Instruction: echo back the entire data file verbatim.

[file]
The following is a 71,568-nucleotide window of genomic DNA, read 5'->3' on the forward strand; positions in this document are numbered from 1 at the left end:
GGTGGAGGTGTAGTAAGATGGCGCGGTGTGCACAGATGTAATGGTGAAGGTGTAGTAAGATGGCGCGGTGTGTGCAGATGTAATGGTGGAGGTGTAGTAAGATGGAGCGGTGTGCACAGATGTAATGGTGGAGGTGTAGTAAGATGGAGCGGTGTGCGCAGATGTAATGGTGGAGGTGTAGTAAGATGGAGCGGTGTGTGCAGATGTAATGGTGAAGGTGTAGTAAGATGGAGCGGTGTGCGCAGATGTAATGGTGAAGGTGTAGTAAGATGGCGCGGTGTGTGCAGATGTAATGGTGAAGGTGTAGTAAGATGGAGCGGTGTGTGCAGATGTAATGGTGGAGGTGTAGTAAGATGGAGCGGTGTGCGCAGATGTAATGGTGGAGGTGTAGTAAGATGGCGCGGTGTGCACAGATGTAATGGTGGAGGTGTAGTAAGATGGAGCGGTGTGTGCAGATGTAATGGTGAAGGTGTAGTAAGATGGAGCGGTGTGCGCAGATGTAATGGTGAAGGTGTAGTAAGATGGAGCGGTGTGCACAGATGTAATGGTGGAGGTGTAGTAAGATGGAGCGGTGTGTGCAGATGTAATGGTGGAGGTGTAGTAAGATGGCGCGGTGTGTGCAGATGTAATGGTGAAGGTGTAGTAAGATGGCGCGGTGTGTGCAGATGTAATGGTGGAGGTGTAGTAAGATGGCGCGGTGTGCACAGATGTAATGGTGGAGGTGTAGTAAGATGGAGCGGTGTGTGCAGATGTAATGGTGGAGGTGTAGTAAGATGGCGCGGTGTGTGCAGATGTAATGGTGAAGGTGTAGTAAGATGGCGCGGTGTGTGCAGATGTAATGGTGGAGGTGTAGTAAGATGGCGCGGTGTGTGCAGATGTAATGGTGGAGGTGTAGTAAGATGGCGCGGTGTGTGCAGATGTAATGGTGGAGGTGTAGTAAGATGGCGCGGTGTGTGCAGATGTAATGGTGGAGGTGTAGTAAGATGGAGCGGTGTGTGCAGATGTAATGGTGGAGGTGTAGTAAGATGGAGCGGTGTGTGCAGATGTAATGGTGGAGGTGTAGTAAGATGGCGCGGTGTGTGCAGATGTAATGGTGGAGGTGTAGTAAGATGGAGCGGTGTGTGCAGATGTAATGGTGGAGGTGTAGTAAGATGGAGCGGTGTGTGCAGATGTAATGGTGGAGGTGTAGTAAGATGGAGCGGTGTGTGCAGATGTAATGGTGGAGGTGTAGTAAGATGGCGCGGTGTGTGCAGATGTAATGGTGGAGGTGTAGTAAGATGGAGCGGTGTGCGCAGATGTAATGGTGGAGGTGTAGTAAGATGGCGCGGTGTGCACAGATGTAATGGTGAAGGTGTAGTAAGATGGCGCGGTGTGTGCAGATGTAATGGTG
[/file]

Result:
The following is a 71,568-nucleotide window of genomic DNA, read 5'->3' on the forward strand; positions in this document are numbered from 1 at the left end:
GGTGGAGGTGTAGTAAGATGGCGCGGTGTGCACAGATGTAATGGTGAAGGTGTAGTAAGATGGCGCGGTGTGTGCAGATGTAATGGTGGAGGTGTAGTAAGATGGAGCGGTGTGCACAGATGTAATGGTGGAGGTGTAGTAAGATGGAGCGGTGTGCGCAGATGTAATGGTGGAGGTGTAGTAAGATGGAGCGGTGTGTGCAGATGTAATGGTGAAGGTGTAGTAAGATGGAGCGGTGTGCGCAGATGTAATGGTGAAGGTGTAGTAAGATGGCGCGGTGTGTGCAGATGTAATGGTGAAGGTGTAGTAAGATGGAGCGGTGTGTGCAGATGTAATGGTGGAGGTGTAGTAAGATGGAGCGGTGTGCGCAGATGTAATGGTGGAGGTGTAGTAAGATGGCGCGGTGTGCACAGATGTAATGGTGGAGGTGTAGTAAGATGGAGCGGTGTGTGCAGATGTAATGGTGAAGGTGTAGTAAGATGGAGCGGTGTGCGCAGATGTAATGGTGAAGGTGTAGTAAGATGGAGCGGTGTGCACAGATGTAATGGTGGAGGTGTAGTAAGATGGAGCGGTGTGTGCAGATGTAATGGTGGAGGTGTAGTAAGATGGCGCGGTGTGTGCAGATGTAATGGTGAAGGTGTAGTAAGATGGCGCGGTGTGTGCAGATGTAATGGTGGAGGTGTAGTAAGATGGCGCGGTGTGCACAGATGTAATGGTGGAGGTGTAGTAAGATGGAGCGGTGTGTGCAGATGTAATGGTGGAGGTGTAGTAAGATGGCGCGGTGTGTGCAGATGTAATGGTGAAGGTGTAGTAAGATGGCGCGGTGTGTGCAGATGTAATGGTGGAGGTGTAGTAAGATGGCGCGGTGTGTGCAGATGTAATGGTGGAGGTGTAGTAAGATGGCGCGGTGTGTGCAGATGTAATGGTGGAGGTGTAGTAAGATGGCGCGGTGTGTGCAGATGTAATGGTGGAGGTGTAGTAAGATGGAGCGGTGTGTGCAGATGTAATGGTGGAGGTGTAGTAAGATGGAGCGGTGTGTGCAGATGTAATGGTGGAGGTGTAGTAAGATGGCGCGGTGTGTGCAGATGTAATGGTGGAGGTGTAGTAAGATGGAGCGGTGTGTGCAGATGTAATGGTGGAGGTGTAGTAAGATGGAGCGGTGTGTGCAGATGTAATGGTGGAGGTGTAGTAAGATGGAGCGGTGTGTGCAGATGTAATGGTGGAGGTGTAGTAAGATGGCGCGGTGTGTGCAGATGTAATGGTGGAGGTGTAGTAAGATGGAGCGGTGTGCGCAGATGTAATGGTGGAGGTGTAGTAAGATGGCGCGGTGTGCACAGATGTAATGGTGAAGGTGTAGTAAGATGGCGCGGTGTGTGCAGATGTAATGGTG